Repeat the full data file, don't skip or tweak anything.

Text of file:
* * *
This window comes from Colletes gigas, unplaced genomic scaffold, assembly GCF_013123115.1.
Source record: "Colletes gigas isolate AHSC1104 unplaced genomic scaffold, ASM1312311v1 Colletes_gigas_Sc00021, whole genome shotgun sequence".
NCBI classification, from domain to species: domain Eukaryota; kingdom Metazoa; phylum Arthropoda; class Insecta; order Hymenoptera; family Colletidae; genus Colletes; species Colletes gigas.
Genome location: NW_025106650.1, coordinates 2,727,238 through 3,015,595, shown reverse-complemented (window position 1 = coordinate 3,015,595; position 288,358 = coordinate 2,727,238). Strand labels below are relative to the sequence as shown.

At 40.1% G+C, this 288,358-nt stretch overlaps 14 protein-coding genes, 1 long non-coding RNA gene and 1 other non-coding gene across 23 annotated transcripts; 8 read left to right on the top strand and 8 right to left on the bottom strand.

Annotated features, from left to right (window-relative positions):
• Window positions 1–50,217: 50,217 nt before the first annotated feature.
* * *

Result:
This window comes from Colletes gigas, unplaced genomic scaffold, assembly GCF_013123115.1.
Source record: "Colletes gigas isolate AHSC1104 unplaced genomic scaffold, ASM1312311v1 Colletes_gigas_Sc00021, whole genome shotgun sequence".
NCBI classification, from domain to species: domain Eukaryota; kingdom Metazoa; phylum Arthropoda; class Insecta; order Hymenoptera; family Colletidae; genus Colletes; species Colletes gigas.
Genome location: NW_025106650.1, coordinates 2,727,238 through 3,015,595, shown reverse-complemented (window position 1 = coordinate 3,015,595; position 288,358 = coordinate 2,727,238). Strand labels below are relative to the sequence as shown.

At 40.1% G+C, this 288,358-nt stretch overlaps 14 protein-coding genes, 1 long non-coding RNA gene and 1 other non-coding gene across 23 annotated transcripts; 8 read left to right on the top strand and 8 right to left on the bottom strand.

Annotated features, from left to right (window-relative positions):
• Window positions 1–50,217: 50,217 nt before the first annotated feature.